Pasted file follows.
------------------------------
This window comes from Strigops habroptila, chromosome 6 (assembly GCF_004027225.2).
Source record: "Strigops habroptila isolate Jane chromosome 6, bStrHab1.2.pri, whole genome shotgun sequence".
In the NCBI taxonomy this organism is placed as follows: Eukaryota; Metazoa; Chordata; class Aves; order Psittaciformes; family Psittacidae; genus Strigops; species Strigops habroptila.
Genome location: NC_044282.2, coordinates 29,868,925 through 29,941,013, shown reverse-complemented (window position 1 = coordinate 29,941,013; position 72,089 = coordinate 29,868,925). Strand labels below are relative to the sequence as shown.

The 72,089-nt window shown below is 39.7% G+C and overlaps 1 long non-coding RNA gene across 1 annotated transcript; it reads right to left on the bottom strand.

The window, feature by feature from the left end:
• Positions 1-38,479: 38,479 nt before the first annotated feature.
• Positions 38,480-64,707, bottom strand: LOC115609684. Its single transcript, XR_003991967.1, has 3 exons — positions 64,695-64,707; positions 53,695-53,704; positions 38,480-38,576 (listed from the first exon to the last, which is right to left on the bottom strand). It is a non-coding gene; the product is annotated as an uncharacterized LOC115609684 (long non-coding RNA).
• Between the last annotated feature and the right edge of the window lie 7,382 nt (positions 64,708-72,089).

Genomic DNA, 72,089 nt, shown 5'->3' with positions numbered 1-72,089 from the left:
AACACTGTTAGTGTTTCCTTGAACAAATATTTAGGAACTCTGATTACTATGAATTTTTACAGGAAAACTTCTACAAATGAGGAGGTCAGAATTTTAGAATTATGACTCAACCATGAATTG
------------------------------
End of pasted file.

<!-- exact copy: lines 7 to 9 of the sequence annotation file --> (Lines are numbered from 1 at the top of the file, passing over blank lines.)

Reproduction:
• Positions 1-38,479: 38,479 nt before the first annotated feature.
• Positions 38,480-64,707, bottom strand: LOC115609684. Its single transcript, XR_003991967.1, has 3 exons — positions 64,695-64,707; positions 53,695-53,704; positions 38,480-38,576 (listed from the first exon to the last, which is right to left on the bottom strand). It is a non-coding gene; the product is annotated as an uncharacterized LOC115609684 (long non-coding RNA).
• Between the last annotated feature and the right edge of the window lie 7,382 nt (positions 64,708-72,089).